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It's Time To Bring Back The Term 'Working Class,' New University Of Calgary Report Says

03/19/2015 11:00 EDT | Updated 03/19/2015 11:00 EDT

Who are these middle-class Canadians that politicians talk about so much?

The odds are you’re one of them.

The term “middle class” is so nebulous in Canada that it can include people earning less than $20,000 a year or someone who earns $100,000 a year, depending on which statistician or political party you ask.

The question of whether the middle class is making strides is also a matter of perspective.

Not surprisingly, the experience of those at the top end of the “middle class” is very different from those at the lower end of the spectrum, who are truly struggling, according to a report released Thursday.

“In reality, anxiety over the state of the middle class and its future is actually about the working class,” wrote authors Philip Cross and Munir Sheikh of the University of Calgary’s School of Public Policy.

Cross, the former chief analyst and Sheikh, the former chief statistician at Statistics Canada found that inequality before taxes and transfers grew by 13.5 per cent between 1976 and 2011, but growth was a more timid 4.3 per cent once those government measures were included.

“What emerges from a review of the array of definitions and data sources is that the politicians and voters can at least partly justify their angst,” they wrote.

Cross and Sheikh found that those at the lower end of the “middle class” grouping, who have lower skill and education levels, are actually faring worse than they were 30 years ago. Much of the deterioration, they said, is due to the decline of the manufacturing sector, which once was known for good jobs that paid a living wage.

Meanwhile, many people at the top level of the “middle class” definition are doing quite well.

The shrinking middle class phenomenon is due as much to upward mobility among people at the higher range of middle class as to those in the lower sphere moving down.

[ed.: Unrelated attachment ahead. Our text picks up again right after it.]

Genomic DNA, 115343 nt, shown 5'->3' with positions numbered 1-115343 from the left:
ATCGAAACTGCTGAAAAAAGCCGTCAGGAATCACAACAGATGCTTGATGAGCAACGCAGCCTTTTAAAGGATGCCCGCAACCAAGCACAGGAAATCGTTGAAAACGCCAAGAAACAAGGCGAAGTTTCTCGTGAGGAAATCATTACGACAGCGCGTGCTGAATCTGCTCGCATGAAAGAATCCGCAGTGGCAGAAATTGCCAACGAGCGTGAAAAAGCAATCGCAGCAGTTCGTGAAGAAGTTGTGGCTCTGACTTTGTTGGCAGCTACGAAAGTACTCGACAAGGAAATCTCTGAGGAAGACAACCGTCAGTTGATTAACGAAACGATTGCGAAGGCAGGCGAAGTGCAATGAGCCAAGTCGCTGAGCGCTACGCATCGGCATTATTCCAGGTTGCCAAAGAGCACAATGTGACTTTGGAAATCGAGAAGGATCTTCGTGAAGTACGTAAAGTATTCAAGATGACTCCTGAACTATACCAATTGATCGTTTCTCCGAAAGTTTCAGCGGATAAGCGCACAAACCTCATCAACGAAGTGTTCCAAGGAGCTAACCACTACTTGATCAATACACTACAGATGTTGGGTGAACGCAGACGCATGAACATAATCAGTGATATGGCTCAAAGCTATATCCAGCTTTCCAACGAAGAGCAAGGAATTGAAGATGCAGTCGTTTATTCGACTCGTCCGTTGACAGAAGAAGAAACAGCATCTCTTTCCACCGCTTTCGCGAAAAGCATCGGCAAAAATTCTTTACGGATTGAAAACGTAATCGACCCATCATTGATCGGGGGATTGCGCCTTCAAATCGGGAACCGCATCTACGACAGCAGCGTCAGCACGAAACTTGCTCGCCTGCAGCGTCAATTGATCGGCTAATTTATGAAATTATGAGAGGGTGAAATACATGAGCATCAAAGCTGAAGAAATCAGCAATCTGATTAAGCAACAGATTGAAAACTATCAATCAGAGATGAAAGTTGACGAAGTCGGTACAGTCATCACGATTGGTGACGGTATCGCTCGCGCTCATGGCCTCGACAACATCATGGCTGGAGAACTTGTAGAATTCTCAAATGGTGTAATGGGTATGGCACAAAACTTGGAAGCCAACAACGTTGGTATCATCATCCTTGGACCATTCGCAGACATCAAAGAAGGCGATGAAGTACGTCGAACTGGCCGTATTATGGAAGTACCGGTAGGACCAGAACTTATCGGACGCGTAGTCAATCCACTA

“Broad claims that the whole middle class is in crisis, provoking unjustified anxiety among many of the vast majority of Canadians who self-identify as middle class, ignores that large portions of it have prospered,” Cross and Sheikh said.

“It also distracts from focusing on the very real erosion of incomes and wealth for low-wage factory employment and low-skill services.”

incomes canada

Politicians are misdirecting resources and obscuring the true issue of who is really in need by continuing to promote policies aimed at a broad group, they said.

Tax breaks have been focused on the “middle class,” but they have come at the expense of transfers to low-income Canadians, the report said.

High-income Canadians paid 37 cents in taxes for every dollar earned in 1980, of which 26 cents went to the low-income group and 11 cents to the middle class. By 2010, the contribution rose to 48 cents. But the government directed just 17 cents to the low-income group and a whopping 31 cents to the “middle-income group.”

“These developments raise serious policy issues for which there are no simple answers,” the authors wrote, adding that throwing even more tax breaks to the middle class would be too costly.

They add that focusing on education and training for “middle class” workers on the lower end of the income spectrum might be a more effective public policy.